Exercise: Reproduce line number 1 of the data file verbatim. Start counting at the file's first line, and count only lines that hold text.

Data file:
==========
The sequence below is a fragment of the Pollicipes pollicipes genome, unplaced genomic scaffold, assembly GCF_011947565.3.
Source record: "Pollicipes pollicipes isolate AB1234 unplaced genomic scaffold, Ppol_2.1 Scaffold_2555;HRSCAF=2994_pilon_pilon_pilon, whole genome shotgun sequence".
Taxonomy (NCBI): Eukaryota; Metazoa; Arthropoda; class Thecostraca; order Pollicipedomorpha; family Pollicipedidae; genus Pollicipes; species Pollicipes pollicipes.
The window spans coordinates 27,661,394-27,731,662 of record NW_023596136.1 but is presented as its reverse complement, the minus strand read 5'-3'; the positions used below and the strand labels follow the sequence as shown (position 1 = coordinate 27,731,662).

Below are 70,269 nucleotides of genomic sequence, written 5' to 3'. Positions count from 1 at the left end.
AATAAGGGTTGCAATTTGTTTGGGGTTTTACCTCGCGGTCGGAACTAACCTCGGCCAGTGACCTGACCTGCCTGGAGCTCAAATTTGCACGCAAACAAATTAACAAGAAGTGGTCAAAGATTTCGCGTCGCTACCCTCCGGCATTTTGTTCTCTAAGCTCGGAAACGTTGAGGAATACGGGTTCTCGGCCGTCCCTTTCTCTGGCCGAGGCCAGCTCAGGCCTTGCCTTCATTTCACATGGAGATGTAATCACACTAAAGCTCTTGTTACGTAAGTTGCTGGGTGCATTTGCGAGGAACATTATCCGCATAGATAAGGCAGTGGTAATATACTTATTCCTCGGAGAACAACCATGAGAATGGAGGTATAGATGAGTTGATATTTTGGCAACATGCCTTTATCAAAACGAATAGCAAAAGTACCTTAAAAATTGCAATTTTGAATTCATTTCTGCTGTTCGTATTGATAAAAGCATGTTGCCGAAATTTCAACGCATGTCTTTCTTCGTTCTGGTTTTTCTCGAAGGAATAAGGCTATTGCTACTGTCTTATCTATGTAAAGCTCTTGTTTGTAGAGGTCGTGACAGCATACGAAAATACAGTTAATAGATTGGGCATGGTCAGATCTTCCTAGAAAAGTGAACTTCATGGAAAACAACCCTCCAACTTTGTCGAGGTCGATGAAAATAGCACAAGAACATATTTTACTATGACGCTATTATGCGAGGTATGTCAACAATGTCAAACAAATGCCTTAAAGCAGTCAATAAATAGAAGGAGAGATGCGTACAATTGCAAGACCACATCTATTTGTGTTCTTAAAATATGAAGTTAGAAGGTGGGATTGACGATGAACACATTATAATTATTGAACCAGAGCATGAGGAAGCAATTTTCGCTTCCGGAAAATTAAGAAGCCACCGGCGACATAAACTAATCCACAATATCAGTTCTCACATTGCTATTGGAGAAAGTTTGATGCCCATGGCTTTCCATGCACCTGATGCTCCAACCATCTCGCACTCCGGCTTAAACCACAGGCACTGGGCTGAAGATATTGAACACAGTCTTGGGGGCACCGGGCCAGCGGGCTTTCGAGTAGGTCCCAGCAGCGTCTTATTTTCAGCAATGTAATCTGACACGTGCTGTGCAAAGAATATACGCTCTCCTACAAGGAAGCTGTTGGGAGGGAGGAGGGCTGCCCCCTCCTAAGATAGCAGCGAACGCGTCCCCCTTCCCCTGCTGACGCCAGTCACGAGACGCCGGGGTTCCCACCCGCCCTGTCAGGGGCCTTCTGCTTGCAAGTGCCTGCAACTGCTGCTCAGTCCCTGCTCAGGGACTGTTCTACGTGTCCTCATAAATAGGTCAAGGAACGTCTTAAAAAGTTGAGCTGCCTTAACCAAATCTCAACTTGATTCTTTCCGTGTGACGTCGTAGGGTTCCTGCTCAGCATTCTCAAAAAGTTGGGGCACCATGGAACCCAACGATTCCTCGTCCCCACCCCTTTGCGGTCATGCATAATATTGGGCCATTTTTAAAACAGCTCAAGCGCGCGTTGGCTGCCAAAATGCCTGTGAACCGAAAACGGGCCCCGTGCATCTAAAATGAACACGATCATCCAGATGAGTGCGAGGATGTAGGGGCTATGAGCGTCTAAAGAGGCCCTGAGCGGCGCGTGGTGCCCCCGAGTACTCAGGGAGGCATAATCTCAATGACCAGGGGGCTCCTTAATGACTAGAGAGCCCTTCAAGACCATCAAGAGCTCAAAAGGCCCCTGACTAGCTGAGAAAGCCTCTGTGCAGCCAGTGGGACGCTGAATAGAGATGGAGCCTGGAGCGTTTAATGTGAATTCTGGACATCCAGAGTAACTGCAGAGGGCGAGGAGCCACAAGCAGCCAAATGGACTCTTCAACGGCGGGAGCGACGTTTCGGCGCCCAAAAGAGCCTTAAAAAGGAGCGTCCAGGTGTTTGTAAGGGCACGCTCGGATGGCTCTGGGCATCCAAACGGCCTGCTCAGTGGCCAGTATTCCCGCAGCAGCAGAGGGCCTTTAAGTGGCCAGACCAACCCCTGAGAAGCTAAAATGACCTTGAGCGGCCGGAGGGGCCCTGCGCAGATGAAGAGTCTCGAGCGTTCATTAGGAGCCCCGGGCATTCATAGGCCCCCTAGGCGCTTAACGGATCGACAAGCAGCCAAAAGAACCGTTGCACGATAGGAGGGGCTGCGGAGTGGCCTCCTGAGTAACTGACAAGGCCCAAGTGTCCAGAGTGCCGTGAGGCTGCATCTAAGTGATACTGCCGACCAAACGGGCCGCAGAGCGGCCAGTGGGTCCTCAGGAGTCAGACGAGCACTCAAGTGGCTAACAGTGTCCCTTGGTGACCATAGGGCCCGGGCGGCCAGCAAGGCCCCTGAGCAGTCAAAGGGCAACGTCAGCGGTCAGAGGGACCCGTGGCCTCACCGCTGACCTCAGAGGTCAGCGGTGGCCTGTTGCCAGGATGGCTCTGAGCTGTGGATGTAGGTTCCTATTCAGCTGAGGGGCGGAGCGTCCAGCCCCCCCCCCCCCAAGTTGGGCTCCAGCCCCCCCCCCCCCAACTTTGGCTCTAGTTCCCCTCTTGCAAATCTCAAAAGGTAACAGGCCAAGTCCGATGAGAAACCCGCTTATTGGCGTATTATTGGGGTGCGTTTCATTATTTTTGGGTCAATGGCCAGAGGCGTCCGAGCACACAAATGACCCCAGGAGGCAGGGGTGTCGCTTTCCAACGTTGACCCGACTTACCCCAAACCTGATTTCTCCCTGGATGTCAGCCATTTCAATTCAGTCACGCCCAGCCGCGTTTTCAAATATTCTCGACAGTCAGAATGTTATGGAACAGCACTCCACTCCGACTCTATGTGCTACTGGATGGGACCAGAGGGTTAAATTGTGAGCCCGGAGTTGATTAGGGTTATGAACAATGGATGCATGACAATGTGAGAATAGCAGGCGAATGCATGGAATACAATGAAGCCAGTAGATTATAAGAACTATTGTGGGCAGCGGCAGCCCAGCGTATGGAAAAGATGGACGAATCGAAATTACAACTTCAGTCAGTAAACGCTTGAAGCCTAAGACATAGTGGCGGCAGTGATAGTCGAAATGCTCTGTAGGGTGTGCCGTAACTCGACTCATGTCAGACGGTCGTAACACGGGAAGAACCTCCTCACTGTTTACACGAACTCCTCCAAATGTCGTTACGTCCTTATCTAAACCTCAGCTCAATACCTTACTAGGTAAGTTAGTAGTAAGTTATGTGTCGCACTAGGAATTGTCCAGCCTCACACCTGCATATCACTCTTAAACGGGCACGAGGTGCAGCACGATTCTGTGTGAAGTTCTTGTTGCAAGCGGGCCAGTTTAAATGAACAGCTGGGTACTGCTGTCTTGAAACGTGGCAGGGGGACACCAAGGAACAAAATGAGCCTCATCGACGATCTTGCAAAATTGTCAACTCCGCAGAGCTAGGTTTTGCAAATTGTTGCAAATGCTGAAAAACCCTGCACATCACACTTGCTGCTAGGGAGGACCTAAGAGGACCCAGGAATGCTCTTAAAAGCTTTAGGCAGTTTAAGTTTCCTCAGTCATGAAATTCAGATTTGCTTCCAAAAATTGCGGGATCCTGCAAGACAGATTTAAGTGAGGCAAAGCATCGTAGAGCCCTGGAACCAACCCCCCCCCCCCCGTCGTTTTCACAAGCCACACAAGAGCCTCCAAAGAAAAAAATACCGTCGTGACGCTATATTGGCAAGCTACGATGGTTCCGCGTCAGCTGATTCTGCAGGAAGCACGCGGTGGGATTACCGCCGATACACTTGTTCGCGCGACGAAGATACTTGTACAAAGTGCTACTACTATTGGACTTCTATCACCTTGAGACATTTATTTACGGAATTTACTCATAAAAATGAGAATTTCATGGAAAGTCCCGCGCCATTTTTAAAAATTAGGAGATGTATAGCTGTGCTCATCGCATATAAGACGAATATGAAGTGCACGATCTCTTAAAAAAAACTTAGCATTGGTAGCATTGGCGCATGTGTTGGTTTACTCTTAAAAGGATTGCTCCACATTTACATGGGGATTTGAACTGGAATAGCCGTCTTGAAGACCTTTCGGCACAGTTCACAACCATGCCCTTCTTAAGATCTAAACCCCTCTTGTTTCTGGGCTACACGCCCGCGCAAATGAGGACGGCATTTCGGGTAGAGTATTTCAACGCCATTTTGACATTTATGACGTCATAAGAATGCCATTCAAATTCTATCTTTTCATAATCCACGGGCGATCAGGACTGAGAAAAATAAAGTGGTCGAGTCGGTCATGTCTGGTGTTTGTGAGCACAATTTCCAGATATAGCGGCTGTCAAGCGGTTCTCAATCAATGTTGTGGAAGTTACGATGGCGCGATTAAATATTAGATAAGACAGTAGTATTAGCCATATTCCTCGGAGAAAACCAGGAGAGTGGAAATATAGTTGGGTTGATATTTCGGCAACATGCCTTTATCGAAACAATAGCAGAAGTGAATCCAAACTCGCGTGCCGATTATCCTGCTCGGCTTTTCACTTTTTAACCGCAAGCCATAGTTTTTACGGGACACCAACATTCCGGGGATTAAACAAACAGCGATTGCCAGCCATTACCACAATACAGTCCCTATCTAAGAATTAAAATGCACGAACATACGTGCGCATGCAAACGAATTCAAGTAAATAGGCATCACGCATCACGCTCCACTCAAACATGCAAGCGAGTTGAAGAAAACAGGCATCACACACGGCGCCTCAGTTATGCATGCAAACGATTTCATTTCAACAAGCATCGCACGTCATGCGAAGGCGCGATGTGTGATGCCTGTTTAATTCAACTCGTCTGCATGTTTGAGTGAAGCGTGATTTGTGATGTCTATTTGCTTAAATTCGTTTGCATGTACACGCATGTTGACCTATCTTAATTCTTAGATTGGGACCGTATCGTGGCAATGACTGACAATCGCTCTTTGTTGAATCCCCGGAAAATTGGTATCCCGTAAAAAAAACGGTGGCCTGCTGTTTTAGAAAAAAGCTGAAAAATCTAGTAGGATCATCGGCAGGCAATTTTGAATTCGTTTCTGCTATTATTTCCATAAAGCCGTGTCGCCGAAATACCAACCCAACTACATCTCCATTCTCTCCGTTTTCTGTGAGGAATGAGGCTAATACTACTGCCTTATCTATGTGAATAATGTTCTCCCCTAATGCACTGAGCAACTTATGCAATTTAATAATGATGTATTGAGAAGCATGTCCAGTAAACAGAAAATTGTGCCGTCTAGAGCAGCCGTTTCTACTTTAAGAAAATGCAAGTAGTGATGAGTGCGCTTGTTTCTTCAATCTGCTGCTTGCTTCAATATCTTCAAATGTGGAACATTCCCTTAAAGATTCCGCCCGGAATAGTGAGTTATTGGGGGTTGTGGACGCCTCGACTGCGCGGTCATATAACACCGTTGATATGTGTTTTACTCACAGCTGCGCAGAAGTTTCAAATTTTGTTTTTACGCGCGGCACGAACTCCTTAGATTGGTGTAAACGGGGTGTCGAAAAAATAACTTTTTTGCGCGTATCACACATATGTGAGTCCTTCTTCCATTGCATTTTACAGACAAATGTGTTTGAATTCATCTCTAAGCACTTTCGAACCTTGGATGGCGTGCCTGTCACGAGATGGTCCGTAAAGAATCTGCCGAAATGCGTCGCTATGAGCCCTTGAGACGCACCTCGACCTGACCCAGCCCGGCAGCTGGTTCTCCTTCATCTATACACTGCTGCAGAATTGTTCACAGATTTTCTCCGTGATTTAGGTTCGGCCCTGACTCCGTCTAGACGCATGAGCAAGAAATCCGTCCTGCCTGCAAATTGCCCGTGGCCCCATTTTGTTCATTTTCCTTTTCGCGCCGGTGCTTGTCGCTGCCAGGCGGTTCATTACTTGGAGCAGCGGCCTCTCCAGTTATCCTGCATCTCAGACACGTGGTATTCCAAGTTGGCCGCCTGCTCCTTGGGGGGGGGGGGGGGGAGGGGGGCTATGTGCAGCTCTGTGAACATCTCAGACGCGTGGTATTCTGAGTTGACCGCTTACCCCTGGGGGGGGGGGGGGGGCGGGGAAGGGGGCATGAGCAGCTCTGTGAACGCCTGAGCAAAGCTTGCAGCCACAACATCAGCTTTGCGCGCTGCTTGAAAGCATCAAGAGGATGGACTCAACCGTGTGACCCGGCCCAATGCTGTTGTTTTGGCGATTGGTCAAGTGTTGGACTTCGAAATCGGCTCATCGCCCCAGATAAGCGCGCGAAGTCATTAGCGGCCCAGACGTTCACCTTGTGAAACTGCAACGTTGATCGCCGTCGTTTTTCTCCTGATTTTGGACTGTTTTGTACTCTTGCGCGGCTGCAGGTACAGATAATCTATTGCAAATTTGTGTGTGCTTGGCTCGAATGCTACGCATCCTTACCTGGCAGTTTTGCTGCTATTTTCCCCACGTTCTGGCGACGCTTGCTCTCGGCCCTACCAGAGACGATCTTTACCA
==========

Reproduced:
The sequence below is a fragment of the Pollicipes pollicipes genome, unplaced genomic scaffold, assembly GCF_011947565.3.